Wednesday, December 8, 2010

Turmoil - More of the Same

I've been watching the US domestic space budget turmoil for the past several months, as have many of you.  My feeling is that we are not really seeing much in the way of change on how funding actually percolates down to programs.  For years, if not decades, the life of a space program in NASA or DoD has been extremely unstable.  What we are seeing now is the bubbling up of this funding inconsistency (and it is not the only inconsistency) as external pressure continues to grow.  This is not new, and it was very predictable.

The questions for the US domestic space complex are not about whether we should continue to have an astronaut corps, or national science and defense space efforts.  Of course we should! Every able nation is reaching for the capability space brings to terrestrial needs. No, the real question is one every organization faces in our transitional world: How can US domestic space organizations bring value to the American people?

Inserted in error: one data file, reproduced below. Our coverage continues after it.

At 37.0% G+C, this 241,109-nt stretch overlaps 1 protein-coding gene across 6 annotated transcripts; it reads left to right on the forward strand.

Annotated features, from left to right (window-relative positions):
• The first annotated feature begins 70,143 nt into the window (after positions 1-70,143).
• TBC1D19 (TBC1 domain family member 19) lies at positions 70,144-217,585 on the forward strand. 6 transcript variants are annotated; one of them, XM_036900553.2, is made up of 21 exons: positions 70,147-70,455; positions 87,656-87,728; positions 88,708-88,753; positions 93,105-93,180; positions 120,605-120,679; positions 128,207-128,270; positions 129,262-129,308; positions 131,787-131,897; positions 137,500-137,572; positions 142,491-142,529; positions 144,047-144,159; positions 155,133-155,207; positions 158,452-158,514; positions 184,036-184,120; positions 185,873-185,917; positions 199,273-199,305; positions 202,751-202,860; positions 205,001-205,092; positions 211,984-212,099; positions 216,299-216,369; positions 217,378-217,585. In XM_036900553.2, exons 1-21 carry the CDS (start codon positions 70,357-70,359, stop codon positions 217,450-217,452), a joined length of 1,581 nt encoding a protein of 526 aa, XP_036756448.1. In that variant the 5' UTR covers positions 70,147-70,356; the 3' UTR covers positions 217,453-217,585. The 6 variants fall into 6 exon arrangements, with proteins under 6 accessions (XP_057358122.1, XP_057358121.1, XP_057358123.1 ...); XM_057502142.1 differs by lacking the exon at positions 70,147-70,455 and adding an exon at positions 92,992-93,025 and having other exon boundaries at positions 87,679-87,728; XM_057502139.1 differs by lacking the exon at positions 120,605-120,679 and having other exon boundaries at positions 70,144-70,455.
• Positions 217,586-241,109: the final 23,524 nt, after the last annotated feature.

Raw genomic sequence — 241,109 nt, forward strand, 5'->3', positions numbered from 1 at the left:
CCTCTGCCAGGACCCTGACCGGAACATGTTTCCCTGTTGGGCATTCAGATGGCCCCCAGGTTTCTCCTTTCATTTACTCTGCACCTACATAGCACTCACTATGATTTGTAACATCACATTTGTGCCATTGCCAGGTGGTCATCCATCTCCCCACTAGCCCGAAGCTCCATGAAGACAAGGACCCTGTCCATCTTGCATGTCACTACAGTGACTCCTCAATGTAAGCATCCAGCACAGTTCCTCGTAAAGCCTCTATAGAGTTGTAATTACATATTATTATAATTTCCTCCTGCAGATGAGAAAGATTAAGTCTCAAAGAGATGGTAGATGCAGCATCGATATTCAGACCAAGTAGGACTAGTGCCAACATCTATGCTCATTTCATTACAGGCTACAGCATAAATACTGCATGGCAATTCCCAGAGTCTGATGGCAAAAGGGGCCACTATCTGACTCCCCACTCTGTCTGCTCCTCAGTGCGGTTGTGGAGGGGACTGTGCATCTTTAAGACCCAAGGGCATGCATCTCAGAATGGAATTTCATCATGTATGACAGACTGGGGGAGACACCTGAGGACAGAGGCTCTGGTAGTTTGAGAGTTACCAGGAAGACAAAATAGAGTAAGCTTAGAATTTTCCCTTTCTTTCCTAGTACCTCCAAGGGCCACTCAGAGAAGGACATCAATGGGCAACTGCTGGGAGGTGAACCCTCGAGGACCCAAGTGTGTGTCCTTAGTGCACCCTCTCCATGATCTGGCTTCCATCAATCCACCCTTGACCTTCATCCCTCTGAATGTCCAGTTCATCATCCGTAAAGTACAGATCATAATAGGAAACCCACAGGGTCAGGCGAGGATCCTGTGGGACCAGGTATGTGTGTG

Some maintain that value comes in the form of jobs created and sustained.  Some maintain that value comes in keeping the nation strong.  There are many more positions of what the value is to a nation (our nation).  And they are ALL right.  The only wrong answer, in my view, is to deny the value others hold.  Dr Don Warrick taught a class I took on Organizational Change.  He made a statement in class one day that is a fundamental truth, "Often the problem of selecting one solution or another doesn't give us the correct answer. In many cases it is not a question of 'this' or 'that'.  The answer is 'this' and 'that'." While it may not be possible to actually fund everything we all want from space projects, there is a way to allow all viable solutions to grow.  This is the fundamental problem with the US domestic space industry - it has become a control freak over space abilities.  Just say the word, "space" and someone claims to be the controller of your activity.  Today, control has passed, or is passing, to others.

There is a problem with the US domestic space effort.  It was predictable. The solutions to our problems, while politically entabgled, are understandable.  Part of the solution is the creation of open solutions to our space needs, and that is what the Space Infrastructure Foundation is all about.

Unless otherwise noted, the blog posts are written by Frederick A. Slane, Executive Director of the Space Infrastructure Foundation.